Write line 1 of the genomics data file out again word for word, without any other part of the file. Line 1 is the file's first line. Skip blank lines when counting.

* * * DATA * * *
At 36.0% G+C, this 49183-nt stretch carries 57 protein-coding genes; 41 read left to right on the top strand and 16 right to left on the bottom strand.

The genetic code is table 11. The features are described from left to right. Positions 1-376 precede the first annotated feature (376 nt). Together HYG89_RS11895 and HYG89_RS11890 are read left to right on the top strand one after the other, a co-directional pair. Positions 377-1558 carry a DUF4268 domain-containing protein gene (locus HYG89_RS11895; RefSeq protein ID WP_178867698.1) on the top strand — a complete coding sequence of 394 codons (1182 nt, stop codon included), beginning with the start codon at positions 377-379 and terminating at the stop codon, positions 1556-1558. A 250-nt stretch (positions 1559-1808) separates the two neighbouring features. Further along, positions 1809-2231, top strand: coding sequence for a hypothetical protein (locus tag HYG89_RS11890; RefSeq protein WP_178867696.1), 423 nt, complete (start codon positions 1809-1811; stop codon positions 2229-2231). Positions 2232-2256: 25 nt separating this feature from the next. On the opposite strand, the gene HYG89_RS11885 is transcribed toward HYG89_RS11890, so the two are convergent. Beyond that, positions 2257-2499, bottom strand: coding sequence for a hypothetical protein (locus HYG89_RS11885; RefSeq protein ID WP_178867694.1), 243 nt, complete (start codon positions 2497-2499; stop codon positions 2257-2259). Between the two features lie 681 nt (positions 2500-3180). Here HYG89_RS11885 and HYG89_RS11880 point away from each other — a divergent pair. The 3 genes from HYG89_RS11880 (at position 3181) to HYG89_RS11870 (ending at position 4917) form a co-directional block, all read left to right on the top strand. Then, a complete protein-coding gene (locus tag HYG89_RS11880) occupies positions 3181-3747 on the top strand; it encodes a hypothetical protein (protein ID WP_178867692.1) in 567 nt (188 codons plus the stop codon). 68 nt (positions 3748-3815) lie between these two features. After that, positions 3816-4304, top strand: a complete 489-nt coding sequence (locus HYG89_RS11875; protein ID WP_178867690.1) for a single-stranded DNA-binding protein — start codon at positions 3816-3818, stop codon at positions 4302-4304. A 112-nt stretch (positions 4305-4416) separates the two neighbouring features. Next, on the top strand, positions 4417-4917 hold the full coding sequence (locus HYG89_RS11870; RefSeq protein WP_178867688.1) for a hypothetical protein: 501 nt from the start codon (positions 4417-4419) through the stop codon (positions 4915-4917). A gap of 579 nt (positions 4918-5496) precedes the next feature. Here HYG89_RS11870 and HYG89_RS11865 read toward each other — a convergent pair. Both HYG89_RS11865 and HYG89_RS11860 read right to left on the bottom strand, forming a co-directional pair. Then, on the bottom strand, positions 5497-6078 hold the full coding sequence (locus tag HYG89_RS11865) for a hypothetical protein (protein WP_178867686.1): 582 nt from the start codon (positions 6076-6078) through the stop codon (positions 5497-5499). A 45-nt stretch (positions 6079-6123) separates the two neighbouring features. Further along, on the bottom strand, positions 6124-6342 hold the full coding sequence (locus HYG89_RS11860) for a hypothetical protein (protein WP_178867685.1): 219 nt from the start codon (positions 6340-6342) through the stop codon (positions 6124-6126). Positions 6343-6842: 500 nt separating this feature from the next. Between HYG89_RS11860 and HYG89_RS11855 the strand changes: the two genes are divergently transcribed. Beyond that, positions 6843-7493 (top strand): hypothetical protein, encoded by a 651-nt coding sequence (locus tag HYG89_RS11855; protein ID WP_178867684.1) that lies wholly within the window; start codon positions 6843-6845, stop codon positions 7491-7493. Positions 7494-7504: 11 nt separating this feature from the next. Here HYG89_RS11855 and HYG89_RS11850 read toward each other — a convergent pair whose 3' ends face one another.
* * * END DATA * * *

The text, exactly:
At 36.0% G+C, this 49183-nt stretch carries 57 protein-coding genes; 41 read left to right on the top strand and 16 right to left on the bottom strand.